I have four machines running Ubuntu 14.04, one is a software router and the others connect to it. I installed NTP on each of them.
What I want is to synchronize clocks among these four machines, with the router acting as the NTP server and the other machines acting as NTP clients. For some reason, the router cannot access any external NTP servers. But I don't think that's a problem, because I only want to synchronize these four machines.
However, after some time, I found that it seems necessary to access an external NTP server.
Do I really need to access an external NTP server? Can I just somehow build a pure internal NTP system for these four machines?
You have a couple of options depending on your needs and budget. You are correct in that access to external NTP servers is best (if you don't have your own stratum 0 source) in fact NTP needs at least 3 hosts to work correctly.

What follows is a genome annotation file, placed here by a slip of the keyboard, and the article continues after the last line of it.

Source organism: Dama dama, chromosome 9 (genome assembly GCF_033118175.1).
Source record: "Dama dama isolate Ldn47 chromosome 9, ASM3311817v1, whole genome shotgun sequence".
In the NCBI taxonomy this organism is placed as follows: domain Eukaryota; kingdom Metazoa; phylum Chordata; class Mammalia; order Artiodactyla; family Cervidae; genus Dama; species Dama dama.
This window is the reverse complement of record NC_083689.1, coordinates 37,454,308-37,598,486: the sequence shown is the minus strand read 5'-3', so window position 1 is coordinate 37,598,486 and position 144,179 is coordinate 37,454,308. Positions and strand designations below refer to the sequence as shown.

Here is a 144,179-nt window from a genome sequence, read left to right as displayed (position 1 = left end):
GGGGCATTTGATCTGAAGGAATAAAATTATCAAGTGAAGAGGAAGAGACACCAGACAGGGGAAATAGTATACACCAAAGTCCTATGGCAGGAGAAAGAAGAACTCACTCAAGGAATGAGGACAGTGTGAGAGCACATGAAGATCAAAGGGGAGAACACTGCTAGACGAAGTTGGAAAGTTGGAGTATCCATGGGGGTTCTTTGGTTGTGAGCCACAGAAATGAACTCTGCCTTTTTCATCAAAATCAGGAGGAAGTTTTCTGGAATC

I wouldn't let a router run the NTP service - I wouldn't like to say how accurate it might keep things free running. If you must use the router allow it to access an external good NTP server.
You could use one of the computers and allow them access to some external NTP severs.
Or you could get yourself a OEM GPS receiver and run your own stratum 0 time service internally without access to any external hosts.
If you can't do any of that then yes you could run a pure internal only time system but what would you reference the clocks against ? You could keep everything in check but it might be 10/20/100 min's out if left to its own devices.
The NTP Docs here give some useful reading.
If you want some specific config help please update your question with the
ntp.conf files and the output from